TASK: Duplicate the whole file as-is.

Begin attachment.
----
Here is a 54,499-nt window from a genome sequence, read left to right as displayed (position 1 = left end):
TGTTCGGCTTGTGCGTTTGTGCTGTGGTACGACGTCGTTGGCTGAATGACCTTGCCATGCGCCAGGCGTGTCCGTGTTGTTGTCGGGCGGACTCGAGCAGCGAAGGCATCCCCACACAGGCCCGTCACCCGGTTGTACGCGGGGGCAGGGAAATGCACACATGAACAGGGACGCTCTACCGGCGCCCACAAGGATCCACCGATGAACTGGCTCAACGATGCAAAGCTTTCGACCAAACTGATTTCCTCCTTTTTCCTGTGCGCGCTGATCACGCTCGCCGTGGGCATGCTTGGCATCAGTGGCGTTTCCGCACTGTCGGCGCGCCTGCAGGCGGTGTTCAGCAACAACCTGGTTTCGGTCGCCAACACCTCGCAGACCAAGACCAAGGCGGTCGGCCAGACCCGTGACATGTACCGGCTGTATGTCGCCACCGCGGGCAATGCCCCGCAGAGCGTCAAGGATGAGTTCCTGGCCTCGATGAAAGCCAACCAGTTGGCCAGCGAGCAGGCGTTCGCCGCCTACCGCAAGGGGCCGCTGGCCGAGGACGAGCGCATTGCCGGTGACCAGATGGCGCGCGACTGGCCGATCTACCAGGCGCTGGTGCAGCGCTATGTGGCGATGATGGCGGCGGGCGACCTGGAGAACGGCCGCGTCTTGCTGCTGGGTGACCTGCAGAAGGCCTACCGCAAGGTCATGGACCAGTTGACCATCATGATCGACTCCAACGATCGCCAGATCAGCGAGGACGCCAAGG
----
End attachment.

Here is a 54,499-nt window from a genome sequence, read left to right as displayed (position 1 = left end):
TGTTCGGCTTGTGCGTTTGTGCTGTGGTACGACGTCGTTGGCTGAATGACCTTGCCATGCGCCAGGCGTGTCCGTGTTGTTGTCGGGCGGACTCGAGCAGCGAAGGCATCCCCACACAGGCCCGTCACCCGGTTGTACGCGGGGGCAGGGAAATGCACACATGAACAGGGACGCTCTACCGGCGCCCACAAGGATCCACCGATGAACTGGCTCAACGATGCAAAGCTTTCGACCAAACTGATTTCCTCCTTTTTCCTGTGCGCGCTGATCACGCTCGCCGTGGGCATGCTTGGCATCAGTGGCGTTTCCGCACTGTCGGCGCGCCTGCAGGCGGTGTTCAGCAACAACCTGGTTTCGGTCGCCAACACCTCGCAGACCAAGACCAAGGCGGTCGGCCAGACCCGTGACATGTACCGGCTGTATGTCGCCACCGCGGGCAATGCCCCGCAGAGCGTCAAGGATGAGTTCCTGGCCTCGATGAAAGCCAACCAGTTGGCCAGCGAGCAGGCGTTCGCCGCCTACCGCAAGGGGCCGCTGGCCGAGGACGAGCGCATTGCCGGTGACCAGATGGCGCGCGACTGGCCGATCTACCAGGCGCTGGTGCAGCGCTATGTGGCGATGATGGCGGCGGGCGACCTGGAGAACGGCCGCGTCTTGCTGCTGGGTGACCTGCAGAAGGCCTACCGCAAGGTCATGGACCAGTTGACCATCATGATCGACTCCAACGATCGCCAGATCAGCGAGGACGCCAAGG